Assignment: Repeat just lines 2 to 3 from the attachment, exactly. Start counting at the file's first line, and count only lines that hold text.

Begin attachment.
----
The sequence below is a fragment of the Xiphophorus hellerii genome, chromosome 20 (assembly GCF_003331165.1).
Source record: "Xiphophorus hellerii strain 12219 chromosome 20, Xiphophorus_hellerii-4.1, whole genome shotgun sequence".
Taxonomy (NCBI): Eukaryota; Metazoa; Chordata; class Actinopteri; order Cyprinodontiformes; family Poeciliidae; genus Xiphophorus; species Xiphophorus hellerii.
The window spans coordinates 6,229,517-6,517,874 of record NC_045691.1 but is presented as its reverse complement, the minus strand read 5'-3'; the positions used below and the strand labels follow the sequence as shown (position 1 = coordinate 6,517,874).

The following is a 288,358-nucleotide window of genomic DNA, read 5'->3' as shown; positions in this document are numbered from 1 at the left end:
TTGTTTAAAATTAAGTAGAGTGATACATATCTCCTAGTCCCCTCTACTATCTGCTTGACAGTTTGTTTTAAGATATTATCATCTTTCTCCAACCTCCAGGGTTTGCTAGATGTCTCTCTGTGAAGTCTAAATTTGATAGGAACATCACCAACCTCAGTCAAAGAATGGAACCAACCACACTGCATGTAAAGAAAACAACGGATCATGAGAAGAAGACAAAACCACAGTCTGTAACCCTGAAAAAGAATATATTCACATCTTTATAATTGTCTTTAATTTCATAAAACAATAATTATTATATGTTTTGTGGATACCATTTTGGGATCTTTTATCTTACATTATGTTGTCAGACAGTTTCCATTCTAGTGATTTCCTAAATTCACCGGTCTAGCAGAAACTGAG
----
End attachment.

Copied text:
Source record: "Xiphophorus hellerii strain 12219 chromosome 20, Xiphophorus_hellerii-4.1, whole genome shotgun sequence".
Taxonomy (NCBI): Eukaryota; Metazoa; Chordata; class Actinopteri; order Cyprinodontiformes; family Poeciliidae; genus Xiphophorus; species Xiphophorus hellerii.